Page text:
It’s fascinating being a close observer of the OpenStack ecosystem. To be honest, the machinations and posturing among the different players feels almost like a John Le Carre novel with friends, enemies and seemingly dozens of shades in between.
Two companies that epitomized this are Mirantis and Red Hat. Red Hat, the 800-pound gorilla in the open source world, has had long-term success commercializing various open-source projects, initially Linux, of course, but a host of others since.
For its part, Mirantis is a much newer player and was borne after the advent of OpenStack. Mirantis is essentially trying to “out Red Hat Red Hat.” The two were, back in distant memory, close partners, with Red Hat investing in Mirantis and talking of potential acquisition plans. Red Hat went in a different direction, however, acquiring competing OpenStack service provider eNovance and embarking on a war of words with the upstart. In fairness, I have to point out that the war of words between the two has been mutual, with Mirantis doing its part to fuel the flames.
I also have to offer up a bit of a mea culpa along with other OpenStack watchers in that we’ve been part of the continuation of the battle. A pitched, running battle with its fair share of Molotov cocktails and protest banners is exciting and, if nothing else, it makes technology journalists, usually the individuals who have to apologize for the boring-ness of the beat they cover, able to tell a more interesting story.
Anyway, all of that background sets the scene for another interesting OpenStack Summit next week and a pair of announcements from the two protagonists. Yesterday, Red Hat announced its global partnership with telco vendor Ericsson, and today Mirantis’ announced a deal with Japan-based NTT Communications.
Mirantis and NTT Communications partnership
Mirantis and NTT say they are joining forces to offer managers OpenStack as a service via NTT’s enterprise cloud and delivered from the company’s global data center network. This is an important milestone for Mirantis, as NTT is its first data center services partner, and as such, this is a broadening of product offering for the previously purely services player.
Until now, Mirantis has been all about helping various organizations build their OpenStack cloud. Scuttlebutt within the industry, however, suggested that this is a difficult business to scale because with the increasingly robust and stable state that OpenStack is in, ongoing revenue from these services gigs is limited. By entering into this partnership, therefore, Mirantis gets to become a product company—at least to a certain extent.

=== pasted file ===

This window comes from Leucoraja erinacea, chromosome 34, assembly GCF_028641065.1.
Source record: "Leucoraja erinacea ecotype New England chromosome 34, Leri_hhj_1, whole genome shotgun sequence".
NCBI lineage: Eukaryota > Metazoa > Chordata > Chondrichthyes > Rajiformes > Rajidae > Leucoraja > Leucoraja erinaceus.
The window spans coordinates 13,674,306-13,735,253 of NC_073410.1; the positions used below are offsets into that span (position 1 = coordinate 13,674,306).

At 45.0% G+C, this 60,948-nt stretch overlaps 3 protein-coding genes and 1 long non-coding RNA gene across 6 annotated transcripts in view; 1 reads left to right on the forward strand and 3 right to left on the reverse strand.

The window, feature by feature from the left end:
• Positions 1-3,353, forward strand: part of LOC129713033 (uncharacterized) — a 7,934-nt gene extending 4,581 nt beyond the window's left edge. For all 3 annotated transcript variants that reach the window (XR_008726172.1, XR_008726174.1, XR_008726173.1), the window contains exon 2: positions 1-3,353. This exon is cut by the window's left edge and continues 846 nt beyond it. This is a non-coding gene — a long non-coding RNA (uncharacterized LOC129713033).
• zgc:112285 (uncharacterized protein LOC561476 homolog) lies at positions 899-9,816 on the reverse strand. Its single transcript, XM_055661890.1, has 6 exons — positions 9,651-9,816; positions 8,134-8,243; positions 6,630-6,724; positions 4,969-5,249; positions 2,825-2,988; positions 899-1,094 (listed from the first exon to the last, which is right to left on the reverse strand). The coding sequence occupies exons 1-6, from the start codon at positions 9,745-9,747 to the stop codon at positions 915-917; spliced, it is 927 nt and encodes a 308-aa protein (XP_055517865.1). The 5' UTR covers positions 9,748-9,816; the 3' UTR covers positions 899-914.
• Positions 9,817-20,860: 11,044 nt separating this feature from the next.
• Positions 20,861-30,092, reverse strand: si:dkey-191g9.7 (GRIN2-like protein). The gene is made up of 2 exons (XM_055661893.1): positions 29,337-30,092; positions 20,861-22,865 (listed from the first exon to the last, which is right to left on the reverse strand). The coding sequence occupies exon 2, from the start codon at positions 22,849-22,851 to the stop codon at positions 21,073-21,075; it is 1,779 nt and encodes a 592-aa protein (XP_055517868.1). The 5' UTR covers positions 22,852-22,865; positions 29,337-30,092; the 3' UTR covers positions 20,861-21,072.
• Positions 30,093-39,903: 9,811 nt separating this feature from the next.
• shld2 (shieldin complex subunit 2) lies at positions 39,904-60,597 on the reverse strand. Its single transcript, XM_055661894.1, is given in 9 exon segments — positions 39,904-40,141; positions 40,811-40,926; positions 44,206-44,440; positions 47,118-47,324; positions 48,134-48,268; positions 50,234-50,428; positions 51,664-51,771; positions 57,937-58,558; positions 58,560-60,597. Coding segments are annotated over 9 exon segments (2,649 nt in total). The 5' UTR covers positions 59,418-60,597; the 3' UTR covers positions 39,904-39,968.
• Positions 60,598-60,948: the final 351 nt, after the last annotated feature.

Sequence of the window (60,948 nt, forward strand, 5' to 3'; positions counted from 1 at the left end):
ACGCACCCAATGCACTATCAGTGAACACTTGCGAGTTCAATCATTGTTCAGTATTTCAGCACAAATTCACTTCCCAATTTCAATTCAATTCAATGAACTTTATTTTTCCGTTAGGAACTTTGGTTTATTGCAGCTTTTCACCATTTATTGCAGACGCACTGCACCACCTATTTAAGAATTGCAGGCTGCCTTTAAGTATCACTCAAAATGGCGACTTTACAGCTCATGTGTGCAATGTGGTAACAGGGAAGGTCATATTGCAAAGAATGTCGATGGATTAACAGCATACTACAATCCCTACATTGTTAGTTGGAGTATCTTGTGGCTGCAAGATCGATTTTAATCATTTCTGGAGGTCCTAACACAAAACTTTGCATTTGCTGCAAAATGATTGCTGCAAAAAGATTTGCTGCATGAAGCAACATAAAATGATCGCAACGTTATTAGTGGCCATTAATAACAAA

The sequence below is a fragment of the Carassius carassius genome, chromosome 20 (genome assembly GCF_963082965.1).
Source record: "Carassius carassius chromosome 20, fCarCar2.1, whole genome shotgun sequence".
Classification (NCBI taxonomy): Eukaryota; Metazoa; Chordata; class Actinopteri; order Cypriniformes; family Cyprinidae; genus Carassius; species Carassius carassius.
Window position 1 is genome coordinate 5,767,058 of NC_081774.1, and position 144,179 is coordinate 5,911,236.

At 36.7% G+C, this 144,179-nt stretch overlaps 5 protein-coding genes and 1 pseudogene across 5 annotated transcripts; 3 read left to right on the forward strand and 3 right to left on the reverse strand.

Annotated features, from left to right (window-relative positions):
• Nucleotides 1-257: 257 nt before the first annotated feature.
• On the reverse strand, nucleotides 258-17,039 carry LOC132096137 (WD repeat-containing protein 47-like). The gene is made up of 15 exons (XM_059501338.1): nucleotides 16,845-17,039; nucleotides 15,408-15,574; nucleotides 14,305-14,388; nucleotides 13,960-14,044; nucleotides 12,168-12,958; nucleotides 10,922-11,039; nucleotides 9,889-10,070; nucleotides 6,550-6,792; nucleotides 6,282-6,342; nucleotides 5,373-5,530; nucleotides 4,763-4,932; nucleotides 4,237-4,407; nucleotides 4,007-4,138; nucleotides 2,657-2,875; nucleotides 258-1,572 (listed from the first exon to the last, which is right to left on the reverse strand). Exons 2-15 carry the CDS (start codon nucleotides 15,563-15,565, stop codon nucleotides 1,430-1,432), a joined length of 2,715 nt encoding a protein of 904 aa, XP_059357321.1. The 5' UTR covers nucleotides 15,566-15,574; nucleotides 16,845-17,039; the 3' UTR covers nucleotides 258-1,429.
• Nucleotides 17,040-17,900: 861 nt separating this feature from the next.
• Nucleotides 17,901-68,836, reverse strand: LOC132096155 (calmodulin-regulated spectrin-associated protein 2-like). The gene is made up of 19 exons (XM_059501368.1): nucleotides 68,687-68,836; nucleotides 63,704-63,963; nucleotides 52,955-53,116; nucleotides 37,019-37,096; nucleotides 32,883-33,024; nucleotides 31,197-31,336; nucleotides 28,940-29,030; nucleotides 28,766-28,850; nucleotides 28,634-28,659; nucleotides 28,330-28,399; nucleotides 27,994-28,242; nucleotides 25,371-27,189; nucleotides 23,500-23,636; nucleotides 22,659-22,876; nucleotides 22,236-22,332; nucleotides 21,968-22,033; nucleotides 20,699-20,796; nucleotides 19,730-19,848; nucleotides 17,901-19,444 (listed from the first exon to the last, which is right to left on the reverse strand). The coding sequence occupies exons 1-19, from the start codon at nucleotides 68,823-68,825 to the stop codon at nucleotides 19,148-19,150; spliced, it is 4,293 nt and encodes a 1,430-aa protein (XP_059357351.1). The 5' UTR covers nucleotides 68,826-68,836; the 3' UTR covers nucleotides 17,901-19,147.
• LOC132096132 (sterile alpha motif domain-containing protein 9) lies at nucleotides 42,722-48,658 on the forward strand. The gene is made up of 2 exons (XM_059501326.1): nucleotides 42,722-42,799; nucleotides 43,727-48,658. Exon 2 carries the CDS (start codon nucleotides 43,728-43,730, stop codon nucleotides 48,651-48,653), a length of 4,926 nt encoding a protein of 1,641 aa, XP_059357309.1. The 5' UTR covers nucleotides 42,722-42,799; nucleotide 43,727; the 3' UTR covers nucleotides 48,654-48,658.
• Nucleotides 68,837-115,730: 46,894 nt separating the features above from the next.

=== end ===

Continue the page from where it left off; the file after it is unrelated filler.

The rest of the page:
It’s also a great feeder to Mirantis’ service funnel. Large organizations are, sadly though it may be, conservative and often unwilling to adopt their own on-premises cloud. By partnering in this way with NTT, Mirantis gives them the option to try cloud via an off-premises model in a fully services manner. That may then give them the confidence to invest more broadly in an on-premises cloud. While this might sound counterintuitive and something akin to a “false cloud” acceptance, it is a pragmatic reflection on the status quo.
Of course NTT sees this as less of a progressive step and more of an end game.
“OpenStack is an essential component of tomorrow’s private cloud architectures, and Mirantis has industry-leading technology and processes in its OpenStack software and services, enabling them to manage OpenStack infrastructure as code,” said NTT Com VP of Cloud Services Hideki Kurihara. “Our technical and go-to-market collaboration will enable true experience of operationalized OpenStack, delivered as a service globally.”
I guess when you’re a player with almost $100 billion in revenue and 140 global locations, you can be so bullish. I don’t perceive it as quite so cut and dried and believe that even Mirantis sees this as a progression. Ever the diplomat (at least when he needs to be) Mirantis CMO and co-founder Boris Renski talks up the NTT value in this deal:
“With direct presence in 87 countries and regions, NTT Group commands the largest data center footprint in the world. Through this partnership, we’ll be able to deliver instant-on, hands-off managed cloud experience for our global customers with compelling economics."
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